New “At Home” Heroin Antidote

New “At Home” Heroin Antidote

The FDA has approved a new "at home" remedy to prevent narcotic overdoses, which continue to climb across the four-state area.

WINCHESTER, Va. - The FDA has approved a new "at home" device under their priority review program that will allow non-medical personnel to stop the life threatening effects of a narcotic overdose.

"It’s so painful for people when they are coming off of heroin that even if [a user] wanted to be cleans more than anything in the world, they've got to do it, because they hurt so bad," said Clean, Inc. Counselor, Tara Nelson, when describing what an addict goes through when they withdraw, or get “dope sick.”

The new FDA-approved device, called Evzio, contains naloxone, a powerful antidote that reverses the effects of narcotic drugs. Once it is released to consumers, the device will verbally walk a person through effectively using it.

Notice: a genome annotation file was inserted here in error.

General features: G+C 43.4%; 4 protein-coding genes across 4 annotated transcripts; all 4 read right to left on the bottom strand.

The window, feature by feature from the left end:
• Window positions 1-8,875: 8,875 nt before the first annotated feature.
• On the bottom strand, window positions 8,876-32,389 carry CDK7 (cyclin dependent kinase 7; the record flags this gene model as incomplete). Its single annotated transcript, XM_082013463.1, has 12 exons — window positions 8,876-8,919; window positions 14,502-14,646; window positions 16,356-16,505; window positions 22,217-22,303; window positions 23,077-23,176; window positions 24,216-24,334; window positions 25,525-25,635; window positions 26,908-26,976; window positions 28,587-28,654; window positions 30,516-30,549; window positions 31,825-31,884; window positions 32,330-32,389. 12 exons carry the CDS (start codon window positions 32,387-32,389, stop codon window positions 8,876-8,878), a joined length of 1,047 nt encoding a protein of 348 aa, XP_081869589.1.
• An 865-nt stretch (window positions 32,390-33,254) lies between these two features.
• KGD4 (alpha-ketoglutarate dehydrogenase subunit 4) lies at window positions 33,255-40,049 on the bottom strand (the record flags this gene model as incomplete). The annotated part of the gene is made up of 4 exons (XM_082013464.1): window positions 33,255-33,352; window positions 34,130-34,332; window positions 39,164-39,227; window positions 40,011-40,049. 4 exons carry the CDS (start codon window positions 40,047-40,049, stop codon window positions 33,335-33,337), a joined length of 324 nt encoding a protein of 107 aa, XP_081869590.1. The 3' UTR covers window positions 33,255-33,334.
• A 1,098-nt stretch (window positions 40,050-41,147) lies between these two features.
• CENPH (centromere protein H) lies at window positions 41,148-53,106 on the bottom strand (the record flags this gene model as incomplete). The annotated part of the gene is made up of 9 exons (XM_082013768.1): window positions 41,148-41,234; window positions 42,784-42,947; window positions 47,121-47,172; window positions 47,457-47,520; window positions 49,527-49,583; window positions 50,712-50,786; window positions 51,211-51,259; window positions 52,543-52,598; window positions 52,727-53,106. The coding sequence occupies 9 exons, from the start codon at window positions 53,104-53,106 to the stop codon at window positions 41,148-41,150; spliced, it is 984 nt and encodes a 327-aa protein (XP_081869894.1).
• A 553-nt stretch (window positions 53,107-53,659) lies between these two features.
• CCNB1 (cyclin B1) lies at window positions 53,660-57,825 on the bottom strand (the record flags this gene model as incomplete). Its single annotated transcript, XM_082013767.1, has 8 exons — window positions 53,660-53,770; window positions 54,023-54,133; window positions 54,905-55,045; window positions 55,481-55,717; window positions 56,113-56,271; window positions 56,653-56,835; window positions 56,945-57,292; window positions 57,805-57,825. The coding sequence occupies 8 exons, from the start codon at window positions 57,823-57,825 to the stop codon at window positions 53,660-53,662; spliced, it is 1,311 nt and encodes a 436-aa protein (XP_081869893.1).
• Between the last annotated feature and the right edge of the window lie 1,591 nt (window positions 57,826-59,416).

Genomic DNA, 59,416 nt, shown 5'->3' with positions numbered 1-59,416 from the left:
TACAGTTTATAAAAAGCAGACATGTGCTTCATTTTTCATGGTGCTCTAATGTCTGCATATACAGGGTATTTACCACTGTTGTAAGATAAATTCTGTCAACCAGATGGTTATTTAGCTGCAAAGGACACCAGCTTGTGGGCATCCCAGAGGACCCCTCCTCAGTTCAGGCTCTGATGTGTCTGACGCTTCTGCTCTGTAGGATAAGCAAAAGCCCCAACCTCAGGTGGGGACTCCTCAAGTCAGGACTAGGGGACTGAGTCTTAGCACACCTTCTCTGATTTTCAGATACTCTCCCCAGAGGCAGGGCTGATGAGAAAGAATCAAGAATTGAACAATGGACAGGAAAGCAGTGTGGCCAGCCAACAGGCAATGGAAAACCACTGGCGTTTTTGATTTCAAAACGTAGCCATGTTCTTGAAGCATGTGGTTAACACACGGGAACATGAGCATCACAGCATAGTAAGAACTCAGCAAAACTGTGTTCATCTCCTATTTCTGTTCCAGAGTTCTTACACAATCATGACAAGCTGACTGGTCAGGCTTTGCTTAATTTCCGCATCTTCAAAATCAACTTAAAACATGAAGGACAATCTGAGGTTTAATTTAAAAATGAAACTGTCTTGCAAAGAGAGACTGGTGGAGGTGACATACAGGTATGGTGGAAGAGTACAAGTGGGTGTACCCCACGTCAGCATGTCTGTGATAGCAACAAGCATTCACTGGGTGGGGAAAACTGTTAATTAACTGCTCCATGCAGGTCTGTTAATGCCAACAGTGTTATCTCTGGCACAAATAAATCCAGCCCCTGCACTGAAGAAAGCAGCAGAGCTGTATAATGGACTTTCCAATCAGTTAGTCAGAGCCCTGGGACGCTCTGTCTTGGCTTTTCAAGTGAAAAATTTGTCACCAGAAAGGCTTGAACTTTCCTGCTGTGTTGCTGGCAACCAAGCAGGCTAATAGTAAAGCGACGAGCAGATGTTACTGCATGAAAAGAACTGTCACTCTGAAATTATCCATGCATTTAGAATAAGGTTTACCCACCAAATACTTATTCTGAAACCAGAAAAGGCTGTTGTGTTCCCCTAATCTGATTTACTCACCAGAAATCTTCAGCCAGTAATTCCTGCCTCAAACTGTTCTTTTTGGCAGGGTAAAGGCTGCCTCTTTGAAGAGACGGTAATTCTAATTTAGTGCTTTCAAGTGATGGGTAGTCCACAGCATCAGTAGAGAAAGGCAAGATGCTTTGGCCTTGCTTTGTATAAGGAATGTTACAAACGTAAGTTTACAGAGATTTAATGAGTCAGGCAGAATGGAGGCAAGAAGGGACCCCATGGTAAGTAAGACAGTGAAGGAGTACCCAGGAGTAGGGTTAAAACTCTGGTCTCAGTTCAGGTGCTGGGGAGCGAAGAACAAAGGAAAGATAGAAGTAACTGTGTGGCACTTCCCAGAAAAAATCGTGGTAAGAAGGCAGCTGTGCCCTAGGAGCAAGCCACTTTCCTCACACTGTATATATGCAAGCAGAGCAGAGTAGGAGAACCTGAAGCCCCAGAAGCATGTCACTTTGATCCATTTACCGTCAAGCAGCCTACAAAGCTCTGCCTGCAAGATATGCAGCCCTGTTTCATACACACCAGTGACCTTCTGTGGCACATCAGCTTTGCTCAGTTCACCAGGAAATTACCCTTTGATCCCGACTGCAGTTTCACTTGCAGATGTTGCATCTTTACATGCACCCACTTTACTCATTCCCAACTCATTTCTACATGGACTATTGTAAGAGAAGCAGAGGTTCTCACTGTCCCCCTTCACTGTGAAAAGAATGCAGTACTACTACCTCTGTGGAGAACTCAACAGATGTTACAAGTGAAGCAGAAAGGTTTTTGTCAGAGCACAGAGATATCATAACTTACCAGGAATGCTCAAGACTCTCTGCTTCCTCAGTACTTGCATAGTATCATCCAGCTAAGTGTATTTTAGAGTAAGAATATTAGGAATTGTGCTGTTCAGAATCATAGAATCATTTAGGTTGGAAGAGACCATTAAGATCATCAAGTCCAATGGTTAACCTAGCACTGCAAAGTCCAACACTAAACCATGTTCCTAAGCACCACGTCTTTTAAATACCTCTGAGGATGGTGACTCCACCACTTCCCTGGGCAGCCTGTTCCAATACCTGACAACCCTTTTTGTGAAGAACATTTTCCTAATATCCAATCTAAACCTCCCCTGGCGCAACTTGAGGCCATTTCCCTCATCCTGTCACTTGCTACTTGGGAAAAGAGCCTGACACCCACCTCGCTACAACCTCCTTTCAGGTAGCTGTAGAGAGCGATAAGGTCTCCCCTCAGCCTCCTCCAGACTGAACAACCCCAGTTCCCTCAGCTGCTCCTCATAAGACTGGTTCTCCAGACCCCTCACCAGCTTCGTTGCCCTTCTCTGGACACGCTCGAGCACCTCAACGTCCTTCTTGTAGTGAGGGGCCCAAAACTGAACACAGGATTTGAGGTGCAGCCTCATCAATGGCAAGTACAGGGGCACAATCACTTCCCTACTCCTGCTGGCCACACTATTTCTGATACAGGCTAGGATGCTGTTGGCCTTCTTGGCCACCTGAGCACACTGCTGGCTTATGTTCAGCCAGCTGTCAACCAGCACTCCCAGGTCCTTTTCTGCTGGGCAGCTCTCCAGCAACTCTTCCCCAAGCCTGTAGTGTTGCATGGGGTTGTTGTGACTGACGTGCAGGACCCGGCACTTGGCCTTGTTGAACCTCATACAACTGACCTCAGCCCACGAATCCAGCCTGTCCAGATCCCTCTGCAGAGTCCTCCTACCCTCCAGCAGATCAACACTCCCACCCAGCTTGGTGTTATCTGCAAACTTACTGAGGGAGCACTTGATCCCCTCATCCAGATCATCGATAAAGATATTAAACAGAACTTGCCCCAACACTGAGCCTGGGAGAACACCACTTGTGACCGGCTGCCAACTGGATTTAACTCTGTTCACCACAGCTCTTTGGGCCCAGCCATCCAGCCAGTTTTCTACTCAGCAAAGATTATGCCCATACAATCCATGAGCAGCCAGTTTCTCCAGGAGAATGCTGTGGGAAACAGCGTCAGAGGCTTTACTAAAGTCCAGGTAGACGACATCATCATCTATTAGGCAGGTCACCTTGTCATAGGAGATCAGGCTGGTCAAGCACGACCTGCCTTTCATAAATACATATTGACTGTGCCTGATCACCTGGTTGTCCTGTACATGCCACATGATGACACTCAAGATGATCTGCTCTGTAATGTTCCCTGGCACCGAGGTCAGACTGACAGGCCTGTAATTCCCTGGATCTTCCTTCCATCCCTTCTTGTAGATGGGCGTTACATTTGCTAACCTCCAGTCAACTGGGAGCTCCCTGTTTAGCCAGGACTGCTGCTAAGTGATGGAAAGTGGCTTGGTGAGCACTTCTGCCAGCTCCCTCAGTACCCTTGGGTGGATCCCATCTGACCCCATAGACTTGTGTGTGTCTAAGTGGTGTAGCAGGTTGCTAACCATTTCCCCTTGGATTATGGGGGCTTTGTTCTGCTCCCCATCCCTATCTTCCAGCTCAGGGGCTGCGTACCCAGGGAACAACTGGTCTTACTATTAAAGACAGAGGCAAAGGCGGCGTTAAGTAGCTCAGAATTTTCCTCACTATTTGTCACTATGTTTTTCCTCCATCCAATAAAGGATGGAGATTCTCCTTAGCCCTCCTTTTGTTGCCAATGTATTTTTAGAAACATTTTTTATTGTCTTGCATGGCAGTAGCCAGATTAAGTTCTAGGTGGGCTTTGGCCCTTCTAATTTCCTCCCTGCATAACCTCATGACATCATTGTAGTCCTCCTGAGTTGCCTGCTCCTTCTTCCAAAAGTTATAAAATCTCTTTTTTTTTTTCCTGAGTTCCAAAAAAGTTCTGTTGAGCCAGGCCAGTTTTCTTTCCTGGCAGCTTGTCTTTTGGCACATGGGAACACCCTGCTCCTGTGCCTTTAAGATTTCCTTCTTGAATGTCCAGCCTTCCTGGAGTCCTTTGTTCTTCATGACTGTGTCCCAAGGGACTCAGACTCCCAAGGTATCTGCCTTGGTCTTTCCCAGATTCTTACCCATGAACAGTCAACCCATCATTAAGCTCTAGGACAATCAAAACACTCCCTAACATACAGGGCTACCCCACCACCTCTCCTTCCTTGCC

"I think it's a great thing,” said Special Agent Jay Perry with the Northwest Virginia Drug Task Force. “I think it will probably save lives. It's definitely a piece of the puzzle that we could use to help prevent some of these deaths,” said Perry, referencing an overdose death rate that has grown 2000 percent in Northwest Virginia alone, since 2012.

Naloxone, also called narcan, is currently only available to parents and non-medical personnel on a state-by-state case basis.

Many say naloxone is a miracle drug. However, while it has saved those from potentially dying from narcotic overdoses, others say it will only endanger and enable heroin and opiate based drug addicts to keep using.

"Anything that can help save someone's life is always a good thing,” said Nelson. “[But] the con is that I believe it could provide users with a false sense of security," allowing users to believe they are invincible from overdosing on narcotics.

"I think the key to it is following up with medical treatment,” said Perry, who also sees Evzio as a, “double edge sword, because we have seen folks that have so much heroin in their system, they can get hit with narcan, and then once the narcan wears off, they'll overdose again.” Perry thinks that without medical personnel follow up, Evzio will only go so far.

Evzio is being manufactured out of Richmond, Va., and the FDA hopes to make the device available by June 20, 2014.

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